Yes, this product can be applied in injection wells and more so for sites where the wells were specifically design for pressure injection at targeted intervals. However, achieving distribution would have to take into consideration the limited ROI and distribution potential for pressure injection of PetroFix and whether a large number of injection wells makes economic sense over direct push. We realize there may be situations where distribution in deep aquifers or the hybrid use of both direct push injection and injection wells may be desired at a site. Ideal well construction would have 30-slot screen with 8/16 or 6/9 sand pack and if using schedule 40 PVC you would have a maximum operating pressure of 166 psi for a 2-inch well. We anticipate that most injections would require pressures well under this maximum operating pressure. However, it is possible that depending on depth and type of soils higher pressures could be realized without initiating fracturing and you may want a higher rated well material such as schedule 80 PVC which has a maximum operating pressure of 243 psi for a 2-inch well. We recommend that the injection screens be positioned at the target injection zones and that the screen doesn’t go above the water table. We also recommend strategic use of solid sections of pipe and bentonite grout seals as needed to maintain discrete injection intervals and pressures. Given the relatively high cost to install injection wells it would be worth performing a well injection pilot test before full scale. For higher permeability environments one could consider pump-and-pull well arrangements for enhanced distribution.
Do you have rules-of-thumb for how many pounds of PetroFix are needed per pound of hydrocarbon?
We do not have rules-of-thumb for how many pounds of PetroFix are needed per pound of hydrocarbon. Because we use independent carbon isotherms for each hydrocarbon compound and because different soil types alter carbon loading calculations using our isotherms we perform independent calculations for each site to get the best estimate for PetroFix dosage.
Any kick back from regulators when PetroFix gets in surrounding monitor wells?
We have not had projects stopped thus far from this concern and are aware of the reasons why it might be a concern. In comparison to high pressure fracking of PAC products, the activated carbon particles in PetroFix are very small that allows for distribution through soil and aquifer pores under natural flow conditions. By simply applying a PetroFix suspension through wells or direct push points, the PetroFix particles simply flow with groundwater through existing flux zones, coating the aquifer material surface with PetroFix particles. No artificial preferential pathways are formed in the which could irreversibly pack the well with powered activated carbon.
During injection to the subsurface PetroFix may flow into nearby monitoring wells, as evidenced by sampling the well and finding the water color to be black. This occurrence is not uncommon and is simply the result of the PetroFix material flowing out into the natural flux zones of the subsurface.
The injection of PetroFix is intended to coat the contaminated aquifer matrix with the PetroFix particles. Much of this process occurs immediately are the process of having all particles drop from suspension and binding to the aquifer matrix may take up to 1-3 months. To ensure that PetroFix entering monitoring wells at the time of injection does not drop from suspension within a monitoring well bore and filter pack, the material can be flushed from impacted wells upon completion of injection activities. This simply pushes any PetroFix suspended with in the monitoring wells back out into the aquifer where the particles will drop form suspension. This step helps to preserve the integrity of the monitoring well and ensures that water samples obtained from the well in the future are representative of groundwater within the aquifer itself. Regenesis can provide specific instructions for the flushing of monitoring wells.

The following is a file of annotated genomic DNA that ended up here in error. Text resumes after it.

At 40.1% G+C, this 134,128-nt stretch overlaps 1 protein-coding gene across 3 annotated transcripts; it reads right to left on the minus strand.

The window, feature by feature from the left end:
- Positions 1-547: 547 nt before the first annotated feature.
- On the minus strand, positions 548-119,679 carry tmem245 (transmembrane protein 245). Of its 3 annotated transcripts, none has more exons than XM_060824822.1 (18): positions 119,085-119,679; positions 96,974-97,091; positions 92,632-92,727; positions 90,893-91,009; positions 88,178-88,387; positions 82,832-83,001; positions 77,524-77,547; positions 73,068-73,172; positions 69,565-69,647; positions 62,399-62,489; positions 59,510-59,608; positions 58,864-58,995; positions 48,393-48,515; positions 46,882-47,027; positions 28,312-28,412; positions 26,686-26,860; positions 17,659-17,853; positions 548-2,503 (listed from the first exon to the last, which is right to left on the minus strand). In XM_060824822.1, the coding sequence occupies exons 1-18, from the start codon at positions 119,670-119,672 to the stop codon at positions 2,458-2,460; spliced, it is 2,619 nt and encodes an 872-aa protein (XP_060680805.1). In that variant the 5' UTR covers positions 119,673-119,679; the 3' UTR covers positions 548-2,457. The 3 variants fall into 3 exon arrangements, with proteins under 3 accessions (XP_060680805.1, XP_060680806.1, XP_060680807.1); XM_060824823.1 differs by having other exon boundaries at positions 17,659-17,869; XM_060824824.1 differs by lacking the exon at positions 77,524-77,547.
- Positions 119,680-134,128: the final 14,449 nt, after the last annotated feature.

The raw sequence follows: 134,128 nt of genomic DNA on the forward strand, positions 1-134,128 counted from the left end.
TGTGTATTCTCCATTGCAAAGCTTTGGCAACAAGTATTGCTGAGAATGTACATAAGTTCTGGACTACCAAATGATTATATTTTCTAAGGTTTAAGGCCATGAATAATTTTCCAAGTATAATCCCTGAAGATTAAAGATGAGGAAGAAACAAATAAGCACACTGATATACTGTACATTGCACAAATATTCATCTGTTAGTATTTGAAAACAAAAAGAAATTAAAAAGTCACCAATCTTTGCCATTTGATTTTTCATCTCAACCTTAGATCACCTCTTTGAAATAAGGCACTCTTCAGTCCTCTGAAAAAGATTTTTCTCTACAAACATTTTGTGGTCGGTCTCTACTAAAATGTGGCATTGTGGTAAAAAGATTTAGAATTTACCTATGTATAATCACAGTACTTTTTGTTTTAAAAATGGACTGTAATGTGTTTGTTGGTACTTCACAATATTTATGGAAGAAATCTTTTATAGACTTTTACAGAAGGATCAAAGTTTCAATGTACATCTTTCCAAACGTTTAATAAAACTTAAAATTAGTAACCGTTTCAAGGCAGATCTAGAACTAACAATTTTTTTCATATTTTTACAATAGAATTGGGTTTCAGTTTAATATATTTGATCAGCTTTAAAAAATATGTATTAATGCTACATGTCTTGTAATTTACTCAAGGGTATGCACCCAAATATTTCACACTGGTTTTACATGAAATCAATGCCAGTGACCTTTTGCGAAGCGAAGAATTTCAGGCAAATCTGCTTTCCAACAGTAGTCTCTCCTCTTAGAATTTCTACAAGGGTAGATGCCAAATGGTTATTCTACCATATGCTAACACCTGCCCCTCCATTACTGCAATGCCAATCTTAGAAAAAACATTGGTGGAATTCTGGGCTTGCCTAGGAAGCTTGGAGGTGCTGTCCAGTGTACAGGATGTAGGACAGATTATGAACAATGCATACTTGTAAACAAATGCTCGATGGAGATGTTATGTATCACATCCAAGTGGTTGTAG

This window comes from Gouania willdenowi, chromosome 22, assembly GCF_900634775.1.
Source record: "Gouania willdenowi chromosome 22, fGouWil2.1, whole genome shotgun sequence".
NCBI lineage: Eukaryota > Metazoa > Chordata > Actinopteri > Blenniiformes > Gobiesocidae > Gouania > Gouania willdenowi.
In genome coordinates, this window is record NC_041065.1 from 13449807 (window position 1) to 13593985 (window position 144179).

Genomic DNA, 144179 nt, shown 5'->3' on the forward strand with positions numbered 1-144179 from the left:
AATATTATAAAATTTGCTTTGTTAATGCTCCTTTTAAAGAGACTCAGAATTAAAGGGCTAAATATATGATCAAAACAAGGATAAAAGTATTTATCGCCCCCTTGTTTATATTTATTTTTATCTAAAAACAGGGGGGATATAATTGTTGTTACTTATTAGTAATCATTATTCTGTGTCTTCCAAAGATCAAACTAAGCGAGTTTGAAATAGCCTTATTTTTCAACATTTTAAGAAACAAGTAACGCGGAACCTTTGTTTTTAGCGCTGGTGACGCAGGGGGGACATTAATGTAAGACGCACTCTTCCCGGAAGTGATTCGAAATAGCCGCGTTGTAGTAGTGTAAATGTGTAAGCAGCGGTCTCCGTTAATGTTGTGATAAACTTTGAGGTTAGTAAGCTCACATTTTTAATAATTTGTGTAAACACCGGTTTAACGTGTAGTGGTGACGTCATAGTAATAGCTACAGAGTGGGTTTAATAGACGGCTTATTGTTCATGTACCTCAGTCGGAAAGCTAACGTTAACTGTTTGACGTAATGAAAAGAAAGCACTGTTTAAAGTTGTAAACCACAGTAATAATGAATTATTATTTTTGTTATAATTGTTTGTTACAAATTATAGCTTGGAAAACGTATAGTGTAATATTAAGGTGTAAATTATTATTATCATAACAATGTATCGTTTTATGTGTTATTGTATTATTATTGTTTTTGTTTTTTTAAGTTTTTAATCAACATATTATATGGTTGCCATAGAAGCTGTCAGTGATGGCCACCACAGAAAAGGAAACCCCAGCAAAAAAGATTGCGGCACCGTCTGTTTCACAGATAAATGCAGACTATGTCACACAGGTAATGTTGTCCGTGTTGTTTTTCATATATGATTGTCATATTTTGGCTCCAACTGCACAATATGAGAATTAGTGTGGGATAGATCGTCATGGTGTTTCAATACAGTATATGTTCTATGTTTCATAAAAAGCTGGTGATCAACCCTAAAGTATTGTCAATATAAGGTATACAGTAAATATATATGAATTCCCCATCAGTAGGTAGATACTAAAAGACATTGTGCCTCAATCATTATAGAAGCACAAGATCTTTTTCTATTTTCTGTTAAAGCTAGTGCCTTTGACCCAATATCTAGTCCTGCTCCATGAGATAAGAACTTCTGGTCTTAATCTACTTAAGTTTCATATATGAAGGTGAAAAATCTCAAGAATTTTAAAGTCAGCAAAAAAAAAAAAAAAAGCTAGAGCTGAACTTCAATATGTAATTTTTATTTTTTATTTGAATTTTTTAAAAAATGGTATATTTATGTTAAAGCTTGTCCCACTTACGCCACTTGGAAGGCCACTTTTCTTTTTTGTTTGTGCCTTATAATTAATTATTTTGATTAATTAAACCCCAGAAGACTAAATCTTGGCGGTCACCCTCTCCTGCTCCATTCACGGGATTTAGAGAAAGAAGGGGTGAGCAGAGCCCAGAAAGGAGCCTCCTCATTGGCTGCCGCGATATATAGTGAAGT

Can I have REGENESIS develop a PetroFix design for me instead of my own involvement? When can REGENESIS do this?
PetroFix ideally is designed for self-design and self-application of the product. However, there are situations where the combined use of PetroFix with other technologies is appropriate and in those situations REGENESIS can become more involved in the design process. An example would be if preliminary ISCO activities were proposed ahead of PetroFix for mass reduction of LNAPL followed by PetroFix as a polish. REGENESIS can provide design services for these scenarios. Please contact REGENESIS if you have questions.
How do you recommend addressing data from PetroFix-impacted monitoring wells?
As long as free PetroFix is visibly suspended within the well water it is best to wait until the well clears up naturally. This can be facilitated by flushing clear water into the well which will push free particles back into the aquifer. Wait a reasonable period of time before sampling and purging to ensure that the sample volume collected is indicative of aquifer waters. In the event that you cannot wait to sample before clarification, it is possible to filter PetroFix out of samples to get a true dissolved phase concentration. Please contact Regenesis if you need help with this.
Furthermore, PetroFix is not like powdered activated carbon products that disrupt the filter pack around the well screen, irreversibly filling the filter pack pores with powdered activated carbon. PetroFix particles are small enough to move freely into and out of the filter pack with the natural flow of groundwater. PetroFix entering the filter pack material will coat that portion of the filter pack adjacent to the flux zone with a thin layer of PetroFix particles. In many cases, due to the much lower surface area available within the filter pack material, however, the amount of PetroFix retained there should be substantially less than would have been left behind on the native aquifer material had the well not been present. Please also refer to the answer to question 16.